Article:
– "Little Boy" by Mary Gaitskill from her collection Don’t Cry. (via imjustlikeyouifyouwereamazing)

Excerpt from The People I Live With Now

And sometimes when you feel you are doing and saying great wonderful true things you have a moment splash up where you think of all the world and how many people falling in love with you because of it. But you are already in love so that feeling must be something else, you swoon to imagine sharing a thought with others also — alive and listening.

winesburgohio:

What amazes me, continually, about this old poet is that maybe I don’t like her stories, but they are always aggressively about things. Other things. They start in a place like her car or her sister is getting married, and they don’t wind up anywhere in particular (usually the same place, but with different punctuation), except all throughout it she’s hinting viciously at you that this is really about art and humanity and civil rights. You know, it’s not the car breaking down, it’s the fundamental difference in her body as she ages, and not just because she, as an individual, gets older, but because we’re all going to die alone and quickly. The level of urgency is astounding. Our fate is universal. At the same time, everything is all the same things. It is champion banality. 
(I think she has been in love a lot. She has a good sense of balance.  “Can I make love to you?” is not something you ask for, it’s just something you take. )
Ginsburg loved her as a “kid” — “Allen was to my own female self a generous friend, though I admit he liked the fact that when I was young I looked like a boy.” Also, her on the cover of Cool For You is strangely unforgettable.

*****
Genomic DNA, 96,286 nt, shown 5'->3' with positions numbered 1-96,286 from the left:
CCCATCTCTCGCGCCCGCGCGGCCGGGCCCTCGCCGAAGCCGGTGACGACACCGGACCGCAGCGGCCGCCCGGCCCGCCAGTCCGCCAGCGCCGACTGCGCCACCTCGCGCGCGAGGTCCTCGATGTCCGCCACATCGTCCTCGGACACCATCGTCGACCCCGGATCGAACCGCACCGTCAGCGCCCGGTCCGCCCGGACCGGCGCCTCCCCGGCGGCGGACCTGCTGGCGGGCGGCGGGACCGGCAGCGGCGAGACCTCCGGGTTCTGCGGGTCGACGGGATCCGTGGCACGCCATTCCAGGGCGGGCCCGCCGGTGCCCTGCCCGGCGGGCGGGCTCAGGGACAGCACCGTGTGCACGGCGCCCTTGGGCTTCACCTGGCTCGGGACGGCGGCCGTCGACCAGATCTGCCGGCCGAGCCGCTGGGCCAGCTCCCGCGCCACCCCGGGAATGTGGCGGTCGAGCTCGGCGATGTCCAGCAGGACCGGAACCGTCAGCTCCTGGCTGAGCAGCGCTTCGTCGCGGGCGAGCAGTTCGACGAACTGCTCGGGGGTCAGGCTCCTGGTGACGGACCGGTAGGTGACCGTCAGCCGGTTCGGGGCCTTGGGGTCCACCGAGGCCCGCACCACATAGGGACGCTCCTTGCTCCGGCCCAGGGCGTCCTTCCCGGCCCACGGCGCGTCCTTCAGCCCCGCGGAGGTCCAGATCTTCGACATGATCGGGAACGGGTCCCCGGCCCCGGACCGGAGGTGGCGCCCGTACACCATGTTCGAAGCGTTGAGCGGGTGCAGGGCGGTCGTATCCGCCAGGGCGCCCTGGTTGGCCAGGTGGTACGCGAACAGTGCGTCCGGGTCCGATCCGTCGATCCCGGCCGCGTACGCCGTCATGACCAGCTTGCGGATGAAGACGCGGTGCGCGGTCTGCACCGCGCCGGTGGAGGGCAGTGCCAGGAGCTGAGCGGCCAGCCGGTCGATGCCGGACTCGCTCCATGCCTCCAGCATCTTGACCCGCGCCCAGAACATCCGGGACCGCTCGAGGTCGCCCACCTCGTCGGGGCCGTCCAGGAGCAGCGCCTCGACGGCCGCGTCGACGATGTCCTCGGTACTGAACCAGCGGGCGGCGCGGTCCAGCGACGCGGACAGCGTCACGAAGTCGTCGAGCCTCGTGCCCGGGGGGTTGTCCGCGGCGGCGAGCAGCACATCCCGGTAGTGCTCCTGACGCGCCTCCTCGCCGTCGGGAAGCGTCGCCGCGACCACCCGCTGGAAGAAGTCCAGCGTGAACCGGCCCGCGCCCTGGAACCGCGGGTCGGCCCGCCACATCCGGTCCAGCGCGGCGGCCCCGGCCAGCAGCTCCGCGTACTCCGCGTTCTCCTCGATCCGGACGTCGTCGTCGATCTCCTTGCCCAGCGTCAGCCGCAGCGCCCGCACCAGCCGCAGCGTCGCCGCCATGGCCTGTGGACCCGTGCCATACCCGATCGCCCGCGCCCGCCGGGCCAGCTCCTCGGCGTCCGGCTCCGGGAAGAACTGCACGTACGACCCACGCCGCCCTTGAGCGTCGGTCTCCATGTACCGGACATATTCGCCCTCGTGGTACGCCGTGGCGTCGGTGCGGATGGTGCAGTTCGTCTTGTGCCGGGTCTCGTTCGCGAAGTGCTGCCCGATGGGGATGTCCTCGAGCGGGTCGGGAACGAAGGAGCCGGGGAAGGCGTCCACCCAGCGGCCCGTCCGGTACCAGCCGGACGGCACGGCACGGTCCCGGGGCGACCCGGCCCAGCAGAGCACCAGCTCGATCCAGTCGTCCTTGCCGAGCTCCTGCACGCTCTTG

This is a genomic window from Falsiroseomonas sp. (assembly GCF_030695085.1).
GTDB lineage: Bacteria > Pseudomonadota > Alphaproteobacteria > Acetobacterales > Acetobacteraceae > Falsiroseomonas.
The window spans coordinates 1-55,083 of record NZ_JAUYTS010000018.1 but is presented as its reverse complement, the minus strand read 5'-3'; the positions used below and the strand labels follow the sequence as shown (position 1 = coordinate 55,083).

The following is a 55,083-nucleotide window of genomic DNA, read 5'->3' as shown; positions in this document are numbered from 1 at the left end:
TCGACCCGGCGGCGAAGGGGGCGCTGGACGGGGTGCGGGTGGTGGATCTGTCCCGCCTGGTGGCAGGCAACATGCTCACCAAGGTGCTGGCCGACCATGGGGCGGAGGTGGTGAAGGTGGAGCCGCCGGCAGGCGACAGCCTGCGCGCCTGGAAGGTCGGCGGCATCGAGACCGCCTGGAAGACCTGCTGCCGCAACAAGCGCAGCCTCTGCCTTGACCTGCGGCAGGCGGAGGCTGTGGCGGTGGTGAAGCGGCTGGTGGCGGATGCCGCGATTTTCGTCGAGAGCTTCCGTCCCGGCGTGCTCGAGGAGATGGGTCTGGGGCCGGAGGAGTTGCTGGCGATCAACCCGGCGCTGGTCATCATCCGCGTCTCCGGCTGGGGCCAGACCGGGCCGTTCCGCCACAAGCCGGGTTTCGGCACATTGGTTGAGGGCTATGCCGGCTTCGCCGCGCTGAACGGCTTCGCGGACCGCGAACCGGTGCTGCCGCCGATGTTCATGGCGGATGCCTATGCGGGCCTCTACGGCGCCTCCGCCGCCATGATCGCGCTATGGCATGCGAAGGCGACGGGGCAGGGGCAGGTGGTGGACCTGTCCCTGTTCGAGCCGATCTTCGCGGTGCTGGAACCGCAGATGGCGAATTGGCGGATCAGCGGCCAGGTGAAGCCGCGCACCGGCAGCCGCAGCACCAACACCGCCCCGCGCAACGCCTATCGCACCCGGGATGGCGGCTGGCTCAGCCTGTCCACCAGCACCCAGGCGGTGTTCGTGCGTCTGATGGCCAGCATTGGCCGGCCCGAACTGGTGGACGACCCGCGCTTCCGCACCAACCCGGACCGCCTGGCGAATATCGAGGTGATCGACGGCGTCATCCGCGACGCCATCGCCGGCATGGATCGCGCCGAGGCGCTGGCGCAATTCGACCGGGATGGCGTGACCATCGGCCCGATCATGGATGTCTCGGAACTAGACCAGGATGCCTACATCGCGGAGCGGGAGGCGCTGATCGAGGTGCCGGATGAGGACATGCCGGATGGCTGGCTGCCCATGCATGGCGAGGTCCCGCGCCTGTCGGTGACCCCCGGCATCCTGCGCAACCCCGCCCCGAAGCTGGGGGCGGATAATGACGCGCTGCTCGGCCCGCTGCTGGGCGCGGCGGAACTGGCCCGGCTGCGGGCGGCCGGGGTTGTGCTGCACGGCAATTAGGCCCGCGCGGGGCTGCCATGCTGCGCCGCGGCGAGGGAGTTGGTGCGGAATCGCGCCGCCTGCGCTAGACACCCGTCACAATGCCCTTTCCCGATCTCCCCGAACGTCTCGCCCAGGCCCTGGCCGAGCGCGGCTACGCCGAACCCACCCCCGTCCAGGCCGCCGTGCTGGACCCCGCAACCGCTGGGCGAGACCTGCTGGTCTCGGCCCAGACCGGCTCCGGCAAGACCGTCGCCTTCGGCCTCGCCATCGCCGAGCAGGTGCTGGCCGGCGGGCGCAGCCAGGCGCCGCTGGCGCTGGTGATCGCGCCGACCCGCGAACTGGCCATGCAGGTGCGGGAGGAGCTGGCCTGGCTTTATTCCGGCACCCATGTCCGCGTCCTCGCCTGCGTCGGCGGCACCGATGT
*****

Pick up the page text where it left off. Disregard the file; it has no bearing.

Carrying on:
winesburgohio:

What amazes me, continually, about this old poet is that maybe I don’t like her stories, but they are always aggressively about things. Other things. They start in a place like her car or her sister is getting married, and they don’t wind up anywhere in particular (usually the same place, but with different punctuation), except all throughout it she’s hinting viciously at you that this is really about art and humanity and civil rights. You know, it’s not the car breaking down, it’s the fundamental difference in her body as she ages, and not just because she, as an individual, gets older, but because we’re all going to die alone and quickly. The level of urgency is astounding. Our fate is universal. At the same time, everything is all the same things. It is champion banality. 

(I think she has been in love a lot. She has a good sense of balance.  “Can I make love to you?” is not something you ask for, it’s just something you take. )

Ginsburg loved her as a “kid” — “Allen was to my own female self a generous friend, though I admit he liked the fact that when I was young I looked like a boy.” Also, her on the cover of Cool For You is strangely unforgettable.

Sighing over a fantasy drains energy from reality. What happens in our heads isn’t private; it is unspoken, that’s all. We all know what it’s like to live in the stifling atmosphere of what is unsaid.

Love is hard work. We don’t hear enough about that. Falling in love is the easy part – it’s why affairs are so exciting and attractive – none of the toil, all of the fun. I used to have a lot of affairs until I realised it was like growing cress on a flannel – instant results, no roots. Adam Phillips has written eloquently, in Missing Out, on the strange discontent that prompts us to believe that the life we are not living would be better for us than the life that is ours. If only we had that job/house/girlfriend/husband/sex life, etc. In truth, the life that is ours is the one we make, and that includes our partners. If we really have been criminally careless with the love of our life, and driven him away, or let her go – well, then – we deserve to be unhappy, at least until that unhappiness prompts such a change in us that the miracle of a second chance (with someone else) is not thrown away.

aseaofquotes:

Rudyard Kipling, Captain Courageous

aseaofquotes:

Rudyard Kipling, Captain Courageous

(via mattdpearce)

mpdrolet:

Milwaukee, Wisconsin, 2014
Mark Power

mpdrolet:

Milwaukee, Wisconsin, 2014

Mark Power

Yes

Yes

(Source: theboredmillennial)